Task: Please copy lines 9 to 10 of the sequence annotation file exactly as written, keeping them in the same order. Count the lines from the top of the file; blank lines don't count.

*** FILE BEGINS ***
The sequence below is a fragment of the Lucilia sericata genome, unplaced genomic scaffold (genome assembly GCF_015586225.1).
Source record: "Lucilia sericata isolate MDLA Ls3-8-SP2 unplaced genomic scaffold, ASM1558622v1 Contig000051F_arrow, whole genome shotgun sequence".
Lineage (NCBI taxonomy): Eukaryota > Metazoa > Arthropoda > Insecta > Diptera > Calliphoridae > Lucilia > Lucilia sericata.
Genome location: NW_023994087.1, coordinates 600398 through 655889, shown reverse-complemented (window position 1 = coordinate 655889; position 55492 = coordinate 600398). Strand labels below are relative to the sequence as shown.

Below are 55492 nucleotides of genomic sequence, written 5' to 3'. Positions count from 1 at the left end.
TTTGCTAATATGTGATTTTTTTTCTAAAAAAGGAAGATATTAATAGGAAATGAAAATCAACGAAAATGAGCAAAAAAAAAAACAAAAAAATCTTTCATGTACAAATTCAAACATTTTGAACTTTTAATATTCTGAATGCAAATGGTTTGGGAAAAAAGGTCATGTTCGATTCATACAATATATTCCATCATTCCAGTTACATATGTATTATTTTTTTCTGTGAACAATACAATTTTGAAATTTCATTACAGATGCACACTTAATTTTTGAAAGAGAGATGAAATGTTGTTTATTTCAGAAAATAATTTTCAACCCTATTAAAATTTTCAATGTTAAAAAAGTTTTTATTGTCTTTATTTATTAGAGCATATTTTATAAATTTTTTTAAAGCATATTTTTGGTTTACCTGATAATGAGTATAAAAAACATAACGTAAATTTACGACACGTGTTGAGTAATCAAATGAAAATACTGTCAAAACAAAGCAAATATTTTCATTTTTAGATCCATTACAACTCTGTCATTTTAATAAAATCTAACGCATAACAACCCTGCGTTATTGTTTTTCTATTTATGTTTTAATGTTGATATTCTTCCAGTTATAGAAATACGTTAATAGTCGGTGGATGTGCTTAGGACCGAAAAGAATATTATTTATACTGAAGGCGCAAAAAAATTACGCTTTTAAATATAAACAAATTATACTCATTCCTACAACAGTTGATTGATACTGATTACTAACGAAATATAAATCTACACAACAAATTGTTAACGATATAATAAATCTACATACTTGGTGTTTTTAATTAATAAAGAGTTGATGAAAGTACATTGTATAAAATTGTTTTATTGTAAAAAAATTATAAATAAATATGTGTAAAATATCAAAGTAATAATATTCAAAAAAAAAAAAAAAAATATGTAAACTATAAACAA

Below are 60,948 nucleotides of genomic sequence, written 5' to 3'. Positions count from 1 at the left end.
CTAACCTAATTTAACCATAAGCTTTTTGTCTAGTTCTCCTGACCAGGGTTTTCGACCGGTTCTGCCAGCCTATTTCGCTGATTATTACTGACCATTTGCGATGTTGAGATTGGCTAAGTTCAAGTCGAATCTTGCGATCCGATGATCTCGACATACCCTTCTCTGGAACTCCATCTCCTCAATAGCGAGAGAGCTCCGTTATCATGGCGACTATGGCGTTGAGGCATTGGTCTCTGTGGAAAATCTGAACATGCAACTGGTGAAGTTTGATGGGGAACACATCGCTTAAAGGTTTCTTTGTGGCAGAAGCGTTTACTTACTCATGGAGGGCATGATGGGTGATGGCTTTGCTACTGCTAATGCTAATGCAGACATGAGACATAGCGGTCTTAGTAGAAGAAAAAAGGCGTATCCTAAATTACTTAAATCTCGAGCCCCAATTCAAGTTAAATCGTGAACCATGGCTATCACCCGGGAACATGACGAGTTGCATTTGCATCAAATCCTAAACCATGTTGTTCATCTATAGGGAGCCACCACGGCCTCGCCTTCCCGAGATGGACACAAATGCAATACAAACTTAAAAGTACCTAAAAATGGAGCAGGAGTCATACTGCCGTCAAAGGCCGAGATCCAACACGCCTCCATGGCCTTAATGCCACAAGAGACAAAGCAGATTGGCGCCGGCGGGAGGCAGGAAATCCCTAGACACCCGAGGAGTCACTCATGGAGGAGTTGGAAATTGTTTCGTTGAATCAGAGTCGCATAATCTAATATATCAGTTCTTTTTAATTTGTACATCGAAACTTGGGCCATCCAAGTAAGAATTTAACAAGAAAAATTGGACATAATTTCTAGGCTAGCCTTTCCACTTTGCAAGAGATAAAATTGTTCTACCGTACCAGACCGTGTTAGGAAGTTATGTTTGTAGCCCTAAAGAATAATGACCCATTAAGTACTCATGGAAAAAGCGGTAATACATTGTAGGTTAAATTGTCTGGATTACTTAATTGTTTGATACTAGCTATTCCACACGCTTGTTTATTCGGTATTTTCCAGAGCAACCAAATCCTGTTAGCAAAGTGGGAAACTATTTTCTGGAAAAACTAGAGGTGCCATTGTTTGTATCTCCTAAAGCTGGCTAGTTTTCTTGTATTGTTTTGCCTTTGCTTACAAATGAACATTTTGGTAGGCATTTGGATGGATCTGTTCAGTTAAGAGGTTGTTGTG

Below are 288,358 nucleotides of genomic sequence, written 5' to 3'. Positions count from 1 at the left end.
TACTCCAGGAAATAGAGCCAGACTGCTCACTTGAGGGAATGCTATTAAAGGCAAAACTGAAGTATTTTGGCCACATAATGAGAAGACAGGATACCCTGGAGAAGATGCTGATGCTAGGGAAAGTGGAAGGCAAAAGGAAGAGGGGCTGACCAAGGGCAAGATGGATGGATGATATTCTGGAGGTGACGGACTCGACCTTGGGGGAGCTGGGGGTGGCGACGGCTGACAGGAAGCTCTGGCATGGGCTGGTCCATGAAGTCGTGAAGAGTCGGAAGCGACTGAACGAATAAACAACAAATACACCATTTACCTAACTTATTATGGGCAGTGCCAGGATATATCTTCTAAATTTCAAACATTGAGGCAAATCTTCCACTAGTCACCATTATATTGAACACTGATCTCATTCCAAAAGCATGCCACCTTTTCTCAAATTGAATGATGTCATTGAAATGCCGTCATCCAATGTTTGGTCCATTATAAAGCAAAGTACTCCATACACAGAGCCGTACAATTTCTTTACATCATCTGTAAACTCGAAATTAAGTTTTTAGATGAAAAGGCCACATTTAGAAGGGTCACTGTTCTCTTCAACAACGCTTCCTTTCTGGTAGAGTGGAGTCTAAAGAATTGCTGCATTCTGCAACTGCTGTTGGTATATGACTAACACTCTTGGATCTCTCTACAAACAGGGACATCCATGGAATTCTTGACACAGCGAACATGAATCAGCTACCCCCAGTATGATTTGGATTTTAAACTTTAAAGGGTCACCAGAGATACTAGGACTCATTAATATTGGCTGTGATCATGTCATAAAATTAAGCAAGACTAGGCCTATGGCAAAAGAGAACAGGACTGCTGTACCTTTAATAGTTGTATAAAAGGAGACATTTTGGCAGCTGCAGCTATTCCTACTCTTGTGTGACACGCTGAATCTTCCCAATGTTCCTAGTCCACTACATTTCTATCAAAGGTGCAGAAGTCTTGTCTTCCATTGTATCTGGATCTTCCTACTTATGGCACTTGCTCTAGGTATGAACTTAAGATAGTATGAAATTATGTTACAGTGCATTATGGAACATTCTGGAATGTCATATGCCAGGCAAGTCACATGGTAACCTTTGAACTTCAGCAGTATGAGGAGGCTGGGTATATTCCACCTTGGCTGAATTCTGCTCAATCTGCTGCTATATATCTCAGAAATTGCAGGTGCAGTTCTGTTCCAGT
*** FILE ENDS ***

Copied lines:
Below are 288,358 nucleotides of genomic sequence, written 5' to 3'. Positions count from 1 at the left end.
TACTCCAGGAAATAGAGCCAGACTGCTCACTTGAGGGAATGCTATTAAAGGCAAAACTGAAGTATTTTGGCCACATAATGAGAAGACAGGATACCCTGGAGAAGATGCTGATGCTAGGGAAAGTGGAAGGCAAAAGGAAGAGGGGCTGACCAAGGGCAAGATGGATGGATGATATTCTGGAGGTGACGGACTCGACCTTGGGGGAGCTGGGGGTGGCGACGGCTGACAGGAAGCTCTGGCATGGGCTGGTCCATGAAGTCGTGAAGAGTCGGAAGCGACTGAACGAATAAACAACAAATACACCATTTACCTAACTTATTATGGGCAGTGCCAGGATATATCTTCTAAATTTCAAACATTGAGGCAAATCTTCCACTAGTCACCATTATATTGAACACTGATCTCATTCCAAAAGCATGCCACCTTTTCTCAAATTGAATGATGTCATTGAAATGCCGTCATCCAATGTTTGGTCCATTATAAAGCAAAGTACTCCATACACAGAGCCGTACAATTTCTTTACATCATCTGTAAACTCGAAATTAAGTTTTTAGATGAAAAGGCCACATTTAGAAGGGTCACTGTTCTCTTCAACAACGCTTCCTTTCTGGTAGAGTGGAGTCTAAAGAATTGCTGCATTCTGCAACTGCTGTTGGTATATGACTAACACTCTTGGATCTCTCTACAAACAGGGACATCCATGGAATTCTTGACACAGCGAACATGAATCAGCTACCCCCAGTATGATTTGGATTTTAAACTTTAAAGGGTCACCAGAGATACTAGGACTCATTAATATTGGCTGTGATCATGTCATAAAATTAAGCAAGACTAGGCCTATGGCAAAAGAGAACAGGACTGCTGTACCTTTAATAGTTGTATAAAAGGAGACATTTTGGCAGCTGCAGCTATTCCTACTCTTGTGTGACACGCTGAATCTTCCCAATGTTCCTAGTCCACTACATTTCTATCAAAGGTGCAGAAGTCTTGTCTTCCATTGTATCTGGATCTTCCTACTTATGGCACTTGCTCTAGGTATGAACTTAAGATAGTATGAAATTATGTTACAGTGCATTATGGAACATTCTGGAATGTCATATGCCAGGCAAGTCACATGGTAACCTTTGAACTTCAGCAGTATGAGGAGGCTGGGTATATTCCACCTTGGCTGAATTCTGCTCAATCTGCTGCTATATATCTCAGAAATTGCAGGTGCAGTTCTGTTCCAGT